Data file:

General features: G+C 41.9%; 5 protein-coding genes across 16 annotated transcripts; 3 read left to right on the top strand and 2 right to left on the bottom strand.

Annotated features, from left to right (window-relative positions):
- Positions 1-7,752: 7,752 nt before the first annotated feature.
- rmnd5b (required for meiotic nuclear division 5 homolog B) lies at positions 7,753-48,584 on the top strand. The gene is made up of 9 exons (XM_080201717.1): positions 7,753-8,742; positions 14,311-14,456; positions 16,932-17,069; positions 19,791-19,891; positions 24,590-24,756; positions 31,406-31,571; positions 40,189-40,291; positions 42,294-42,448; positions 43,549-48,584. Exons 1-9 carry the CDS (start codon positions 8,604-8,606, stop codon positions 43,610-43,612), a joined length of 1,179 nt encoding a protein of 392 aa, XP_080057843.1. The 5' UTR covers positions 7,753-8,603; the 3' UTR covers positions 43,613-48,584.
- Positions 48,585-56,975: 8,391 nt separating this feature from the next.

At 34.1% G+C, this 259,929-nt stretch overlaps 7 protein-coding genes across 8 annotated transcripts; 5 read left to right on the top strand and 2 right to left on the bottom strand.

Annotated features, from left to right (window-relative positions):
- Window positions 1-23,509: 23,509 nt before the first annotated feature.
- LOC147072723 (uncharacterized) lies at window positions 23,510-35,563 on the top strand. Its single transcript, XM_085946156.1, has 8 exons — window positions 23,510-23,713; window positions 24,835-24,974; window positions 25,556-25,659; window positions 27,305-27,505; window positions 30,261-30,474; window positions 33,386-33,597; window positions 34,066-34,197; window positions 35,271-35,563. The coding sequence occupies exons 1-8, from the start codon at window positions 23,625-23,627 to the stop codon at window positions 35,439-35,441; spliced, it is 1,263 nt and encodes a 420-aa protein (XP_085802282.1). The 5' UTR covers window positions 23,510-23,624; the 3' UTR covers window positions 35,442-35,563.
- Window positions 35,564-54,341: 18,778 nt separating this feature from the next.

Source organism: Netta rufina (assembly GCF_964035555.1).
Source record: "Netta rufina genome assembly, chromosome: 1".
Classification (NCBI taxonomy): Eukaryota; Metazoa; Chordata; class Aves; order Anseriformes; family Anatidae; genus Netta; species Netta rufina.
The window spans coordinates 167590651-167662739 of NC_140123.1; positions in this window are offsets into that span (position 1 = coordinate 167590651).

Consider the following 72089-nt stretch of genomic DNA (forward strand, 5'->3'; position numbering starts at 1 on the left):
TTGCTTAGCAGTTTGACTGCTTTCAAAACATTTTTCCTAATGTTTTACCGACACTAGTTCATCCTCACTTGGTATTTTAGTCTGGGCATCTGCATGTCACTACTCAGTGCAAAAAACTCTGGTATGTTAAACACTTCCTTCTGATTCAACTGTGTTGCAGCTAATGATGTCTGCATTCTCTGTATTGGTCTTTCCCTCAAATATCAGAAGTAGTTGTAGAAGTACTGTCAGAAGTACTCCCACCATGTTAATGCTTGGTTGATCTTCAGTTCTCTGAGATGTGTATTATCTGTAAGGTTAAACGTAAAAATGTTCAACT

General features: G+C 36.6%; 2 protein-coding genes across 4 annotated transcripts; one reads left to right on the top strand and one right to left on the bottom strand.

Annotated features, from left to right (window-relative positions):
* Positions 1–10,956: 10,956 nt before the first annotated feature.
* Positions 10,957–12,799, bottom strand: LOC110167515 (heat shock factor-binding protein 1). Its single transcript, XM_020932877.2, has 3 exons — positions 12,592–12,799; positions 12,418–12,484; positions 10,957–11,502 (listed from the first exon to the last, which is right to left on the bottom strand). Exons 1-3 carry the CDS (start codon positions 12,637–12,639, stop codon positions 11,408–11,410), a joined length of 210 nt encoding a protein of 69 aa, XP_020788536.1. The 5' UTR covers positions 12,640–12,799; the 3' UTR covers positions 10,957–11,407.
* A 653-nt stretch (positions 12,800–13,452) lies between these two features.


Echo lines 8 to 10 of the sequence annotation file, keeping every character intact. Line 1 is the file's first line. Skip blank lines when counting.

- Window positions 1-23,509: 23,509 nt before the first annotated feature.
- LOC147072723 (uncharacterized) lies at window positions 23,510-35,563 on the top strand. Its single transcript, XM_085946156.1, has 8 exons — window positions 23,510-23,713; window positions 24,835-24,974; window positions 25,556-25,659; window positions 27,305-27,505; window positions 30,261-30,474; window positions 33,386-33,597; window positions 34,066-34,197; window positions 35,271-35,563. The coding sequence occupies exons 1-8, from the start codon at window positions 23,625-23,627 to the stop codon at window positions 35,439-35,441; spliced, it is 1,263 nt and encodes a 420-aa protein (XP_085802282.1). The 5' UTR covers window positions 23,510-23,624; the 3' UTR covers window positions 35,442-35,563.
- Window positions 35,564-54,341: 18,778 nt separating this feature from the next.